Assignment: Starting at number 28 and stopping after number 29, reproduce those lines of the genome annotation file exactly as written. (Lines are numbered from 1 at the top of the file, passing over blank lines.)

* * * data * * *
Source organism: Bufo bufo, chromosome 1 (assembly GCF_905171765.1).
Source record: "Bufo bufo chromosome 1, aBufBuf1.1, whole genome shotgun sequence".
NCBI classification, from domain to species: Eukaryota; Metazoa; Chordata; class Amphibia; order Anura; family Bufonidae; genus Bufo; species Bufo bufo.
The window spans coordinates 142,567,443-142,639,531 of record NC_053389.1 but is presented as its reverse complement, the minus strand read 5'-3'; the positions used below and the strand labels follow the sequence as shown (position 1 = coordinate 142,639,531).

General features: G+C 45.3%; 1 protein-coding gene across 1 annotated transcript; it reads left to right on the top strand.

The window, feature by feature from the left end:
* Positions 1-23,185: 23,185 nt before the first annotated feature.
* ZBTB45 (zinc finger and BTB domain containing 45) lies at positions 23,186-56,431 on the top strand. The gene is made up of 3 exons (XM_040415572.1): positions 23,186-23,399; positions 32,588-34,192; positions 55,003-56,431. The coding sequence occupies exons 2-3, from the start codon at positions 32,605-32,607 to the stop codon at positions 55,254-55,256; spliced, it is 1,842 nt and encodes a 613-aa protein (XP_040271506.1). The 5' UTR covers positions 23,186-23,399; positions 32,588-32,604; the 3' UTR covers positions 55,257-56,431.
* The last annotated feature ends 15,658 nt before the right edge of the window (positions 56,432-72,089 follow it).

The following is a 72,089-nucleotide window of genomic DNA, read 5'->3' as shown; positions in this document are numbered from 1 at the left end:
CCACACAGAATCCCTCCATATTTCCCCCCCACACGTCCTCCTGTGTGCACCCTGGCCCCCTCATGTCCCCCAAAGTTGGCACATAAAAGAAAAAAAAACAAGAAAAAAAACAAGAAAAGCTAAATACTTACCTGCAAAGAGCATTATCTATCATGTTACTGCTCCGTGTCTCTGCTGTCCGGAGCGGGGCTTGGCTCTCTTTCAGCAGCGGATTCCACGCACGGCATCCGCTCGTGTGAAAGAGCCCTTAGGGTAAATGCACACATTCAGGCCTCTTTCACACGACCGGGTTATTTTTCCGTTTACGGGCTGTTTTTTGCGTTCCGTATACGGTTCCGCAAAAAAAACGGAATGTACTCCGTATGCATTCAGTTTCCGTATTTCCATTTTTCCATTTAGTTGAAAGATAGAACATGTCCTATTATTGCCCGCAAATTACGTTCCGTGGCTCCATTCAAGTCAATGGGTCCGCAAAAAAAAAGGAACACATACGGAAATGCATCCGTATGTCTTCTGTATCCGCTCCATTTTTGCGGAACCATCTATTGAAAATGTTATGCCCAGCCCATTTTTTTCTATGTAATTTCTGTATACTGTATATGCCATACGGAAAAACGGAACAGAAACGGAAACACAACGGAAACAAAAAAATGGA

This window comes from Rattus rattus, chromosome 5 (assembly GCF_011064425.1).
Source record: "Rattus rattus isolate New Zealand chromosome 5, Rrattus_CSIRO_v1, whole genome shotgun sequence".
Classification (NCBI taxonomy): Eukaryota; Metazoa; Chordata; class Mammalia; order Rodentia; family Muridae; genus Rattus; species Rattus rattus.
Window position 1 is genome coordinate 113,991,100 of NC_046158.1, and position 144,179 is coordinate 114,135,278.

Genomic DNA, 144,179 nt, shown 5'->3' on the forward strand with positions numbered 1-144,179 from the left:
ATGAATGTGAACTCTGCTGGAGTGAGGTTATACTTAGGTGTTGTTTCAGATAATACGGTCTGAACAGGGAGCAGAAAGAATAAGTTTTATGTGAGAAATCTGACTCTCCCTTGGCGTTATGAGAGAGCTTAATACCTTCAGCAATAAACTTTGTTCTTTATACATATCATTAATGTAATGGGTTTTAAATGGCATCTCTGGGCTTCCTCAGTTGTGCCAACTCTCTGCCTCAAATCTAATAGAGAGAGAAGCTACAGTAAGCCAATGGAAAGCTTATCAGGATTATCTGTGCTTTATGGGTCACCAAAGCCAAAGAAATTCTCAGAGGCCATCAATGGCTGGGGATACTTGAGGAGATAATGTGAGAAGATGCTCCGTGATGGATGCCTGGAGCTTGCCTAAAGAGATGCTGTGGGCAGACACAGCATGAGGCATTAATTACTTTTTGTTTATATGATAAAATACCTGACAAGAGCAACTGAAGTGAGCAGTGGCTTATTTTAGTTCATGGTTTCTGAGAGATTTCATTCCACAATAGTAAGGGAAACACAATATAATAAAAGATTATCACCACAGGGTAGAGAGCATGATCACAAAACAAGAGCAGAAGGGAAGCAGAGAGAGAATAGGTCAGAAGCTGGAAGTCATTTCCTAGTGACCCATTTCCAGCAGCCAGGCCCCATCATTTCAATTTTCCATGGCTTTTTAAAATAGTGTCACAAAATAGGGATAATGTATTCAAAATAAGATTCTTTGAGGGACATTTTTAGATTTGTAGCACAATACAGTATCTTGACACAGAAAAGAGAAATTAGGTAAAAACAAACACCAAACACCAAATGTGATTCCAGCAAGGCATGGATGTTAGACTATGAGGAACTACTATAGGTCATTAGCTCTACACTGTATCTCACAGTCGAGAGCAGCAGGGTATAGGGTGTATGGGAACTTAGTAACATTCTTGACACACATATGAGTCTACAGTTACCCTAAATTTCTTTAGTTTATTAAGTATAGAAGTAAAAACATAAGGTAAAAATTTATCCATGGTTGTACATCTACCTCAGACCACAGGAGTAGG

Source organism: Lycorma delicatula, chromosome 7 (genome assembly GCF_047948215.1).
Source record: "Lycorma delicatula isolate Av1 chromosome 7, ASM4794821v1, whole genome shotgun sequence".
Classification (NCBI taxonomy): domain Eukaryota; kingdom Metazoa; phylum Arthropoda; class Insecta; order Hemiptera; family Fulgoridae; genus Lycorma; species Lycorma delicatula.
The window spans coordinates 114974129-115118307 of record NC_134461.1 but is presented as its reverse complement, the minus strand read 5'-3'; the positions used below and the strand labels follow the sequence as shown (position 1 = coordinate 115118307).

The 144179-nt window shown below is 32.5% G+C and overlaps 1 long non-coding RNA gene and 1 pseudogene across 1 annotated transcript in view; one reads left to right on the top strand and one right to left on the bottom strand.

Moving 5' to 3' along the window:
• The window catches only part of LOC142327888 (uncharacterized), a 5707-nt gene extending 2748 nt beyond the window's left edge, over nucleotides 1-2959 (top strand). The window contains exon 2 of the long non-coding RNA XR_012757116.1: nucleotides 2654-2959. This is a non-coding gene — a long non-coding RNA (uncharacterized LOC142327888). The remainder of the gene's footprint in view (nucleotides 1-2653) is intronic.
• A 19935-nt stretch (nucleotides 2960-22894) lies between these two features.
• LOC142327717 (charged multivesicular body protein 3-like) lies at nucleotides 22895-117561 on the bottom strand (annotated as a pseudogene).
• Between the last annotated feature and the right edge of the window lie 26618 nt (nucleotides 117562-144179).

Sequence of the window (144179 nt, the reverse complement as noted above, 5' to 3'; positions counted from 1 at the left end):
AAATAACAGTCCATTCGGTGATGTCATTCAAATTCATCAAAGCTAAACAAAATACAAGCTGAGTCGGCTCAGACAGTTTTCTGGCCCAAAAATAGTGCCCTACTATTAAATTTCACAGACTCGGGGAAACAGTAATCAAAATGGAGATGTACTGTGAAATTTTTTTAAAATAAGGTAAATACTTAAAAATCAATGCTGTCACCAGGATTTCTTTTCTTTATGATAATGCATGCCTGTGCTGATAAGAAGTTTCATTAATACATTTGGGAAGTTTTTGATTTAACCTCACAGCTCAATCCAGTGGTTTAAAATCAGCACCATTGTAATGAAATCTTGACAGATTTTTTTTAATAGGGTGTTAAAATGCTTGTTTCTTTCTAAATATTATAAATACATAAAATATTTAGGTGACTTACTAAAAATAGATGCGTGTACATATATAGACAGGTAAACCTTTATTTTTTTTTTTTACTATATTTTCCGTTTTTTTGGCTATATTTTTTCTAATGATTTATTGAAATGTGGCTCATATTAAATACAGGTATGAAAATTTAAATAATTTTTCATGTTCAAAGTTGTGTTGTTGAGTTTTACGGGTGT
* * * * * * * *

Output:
Sequence of the window (144179 nt, the reverse complement as noted above, 5' to 3'; positions counted from 1 at the left end):
AAATAACAGTCCATTCGGTGATGTCATTCAAATTCATCAAAGCTAAACAAAATACAAGCTGAGTCGGCTCAGACAGTTTTCTGGCCCAAAAATAGTGCCCTACTATTAAATTTCACAGACTCGGGGAAACAGTAATCAAAATGGAGATGTACTGTGAAATTTTTTTAAAATAAGGTAAATACTTAAAAATCAATGCTGTCACCAGGATTTCTTTTCTTTATGATAATGCATGCCTGTGCTGATAAGAAGTTTCATTAATACATTTGGGAAGTTTTTGATTTAACCTCACAGCTCAATCCAGTGGTTTAAAATCAGCACCATTGTAATGAAATCTTGACAGATTTTTTTTAATAGGGTGTTAAAATGCTTGTTTCTTTCTAAATATTATAAATACATAAAATATTTAGGTGACTTACTAAAAATAGATGCGTGTACATATATAGACAGGTAAACCTTTATTTTTTTTTTTTACTATATTTTCCGTTTTTTTGGCTATATTTTTTCTAATGATTTATTGAAATGTGGCTCATATTAAATACAGGTATGAAAATTTAAATAATTTTTCATGTTCAAAGTTGTGTTGTTGAGTTTTACGGGTGT